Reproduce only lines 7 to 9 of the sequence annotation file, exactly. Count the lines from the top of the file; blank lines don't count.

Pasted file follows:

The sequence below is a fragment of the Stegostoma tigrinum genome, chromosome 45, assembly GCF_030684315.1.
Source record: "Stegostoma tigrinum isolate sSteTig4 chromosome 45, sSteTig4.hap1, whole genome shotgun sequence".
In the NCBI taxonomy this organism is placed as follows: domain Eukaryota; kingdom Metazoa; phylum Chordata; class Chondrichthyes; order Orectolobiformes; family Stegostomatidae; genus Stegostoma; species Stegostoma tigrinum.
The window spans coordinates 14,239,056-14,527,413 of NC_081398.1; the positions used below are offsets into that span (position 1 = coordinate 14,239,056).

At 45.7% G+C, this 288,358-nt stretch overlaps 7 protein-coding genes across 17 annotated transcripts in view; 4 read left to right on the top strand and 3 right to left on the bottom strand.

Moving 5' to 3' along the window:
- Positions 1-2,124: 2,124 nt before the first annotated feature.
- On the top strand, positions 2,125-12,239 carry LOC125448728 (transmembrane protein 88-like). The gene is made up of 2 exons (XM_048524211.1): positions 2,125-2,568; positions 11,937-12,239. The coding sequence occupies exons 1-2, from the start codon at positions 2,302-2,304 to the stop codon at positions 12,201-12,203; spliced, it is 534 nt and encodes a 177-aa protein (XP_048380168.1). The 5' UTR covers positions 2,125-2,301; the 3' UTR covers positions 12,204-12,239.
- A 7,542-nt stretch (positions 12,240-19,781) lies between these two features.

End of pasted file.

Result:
- Positions 1-2,124: 2,124 nt before the first annotated feature.
- On the top strand, positions 2,125-12,239 carry LOC125448728 (transmembrane protein 88-like). The gene is made up of 2 exons (XM_048524211.1): positions 2,125-2,568; positions 11,937-12,239. The coding sequence occupies exons 1-2, from the start codon at positions 2,302-2,304 to the stop codon at positions 12,201-12,203; spliced, it is 534 nt and encodes a 177-aa protein (XP_048380168.1). The 5' UTR covers positions 2,125-2,301; the 3' UTR covers positions 12,204-12,239.
- A 7,542-nt stretch (positions 12,240-19,781) lies between these two features.